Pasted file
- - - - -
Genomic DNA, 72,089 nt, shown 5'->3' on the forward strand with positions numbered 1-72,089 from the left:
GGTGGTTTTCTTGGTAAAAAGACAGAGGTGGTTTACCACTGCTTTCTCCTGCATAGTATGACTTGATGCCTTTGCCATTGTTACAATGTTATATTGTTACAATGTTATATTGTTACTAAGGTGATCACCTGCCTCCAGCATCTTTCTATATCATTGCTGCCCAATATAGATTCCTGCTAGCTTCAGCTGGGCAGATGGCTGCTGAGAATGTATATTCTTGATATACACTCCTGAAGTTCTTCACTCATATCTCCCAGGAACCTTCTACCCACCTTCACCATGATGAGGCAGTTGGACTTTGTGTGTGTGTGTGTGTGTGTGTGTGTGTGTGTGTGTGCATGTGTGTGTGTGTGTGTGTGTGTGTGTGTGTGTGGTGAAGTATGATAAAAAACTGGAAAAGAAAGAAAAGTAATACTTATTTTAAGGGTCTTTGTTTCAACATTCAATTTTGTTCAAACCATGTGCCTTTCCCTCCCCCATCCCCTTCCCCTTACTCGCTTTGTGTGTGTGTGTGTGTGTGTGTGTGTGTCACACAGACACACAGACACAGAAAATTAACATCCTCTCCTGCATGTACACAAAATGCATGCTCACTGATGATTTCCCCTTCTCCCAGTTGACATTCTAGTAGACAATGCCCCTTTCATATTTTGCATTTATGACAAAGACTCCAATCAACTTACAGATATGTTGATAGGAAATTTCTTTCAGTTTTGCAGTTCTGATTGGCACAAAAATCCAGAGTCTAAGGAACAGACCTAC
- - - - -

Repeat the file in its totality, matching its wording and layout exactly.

Genomic DNA, 72,089 nt, shown 5'->3' on the forward strand with positions numbered 1-72,089 from the left:
GGTGGTTTTCTTGGTAAAAAGACAGAGGTGGTTTACCACTGCTTTCTCCTGCATAGTATGACTTGATGCCTTTGCCATTGTTACAATGTTATATTGTTACAATGTTATATTGTTACTAAGGTGATCACCTGCCTCCAGCATCTTTCTATATCATTGCTGCCCAATATAGATTCCTGCTAGCTTCAGCTGGGCAGATGGCTGCTGAGAATGTATATTCTTGATATACACTCCTGAAGTTCTTCACTCATATCTCCCAGGAACCTTCTACCCACCTTCACCATGATGAGGCAGTTGGACTTTGTGTGTGTGTGTGTGTGTGTGTGTGTGTGTGTGTGTGCATGTGTGTGTGTGTGTGTGTGTGTGTGTGTGTGTGGTGAAGTATGATAAAAAACTGGAAAAGAAAGAAAAGTAATACTTATTTTAAGGGTCTTTGTTTCAACATTCAATTTTGTTCAAACCATGTGCCTTTCCCTCCCCCATCCCCTTCCCCTTACTCGCTTTGTGTGTGTGTGTGTGTGTGTGTGTGTGTCACACAGACACACAGACACAGAAAATTAACATCCTCTCCTGCATGTACACAAAATGCATGCTCACTGATGATTTCCCCTTCTCCCAGTTGACATTCTAGTAGACAATGCCCCTTTCATATTTTGCATTTATGACAAAGACTCCAATCAACTTACAGATATGTTGATAGGAAATTTCTTTCAGTTTTGCAGTTCTGATTGGCACAAAAATCCAGAGTCTAAGGAACAGACCTAC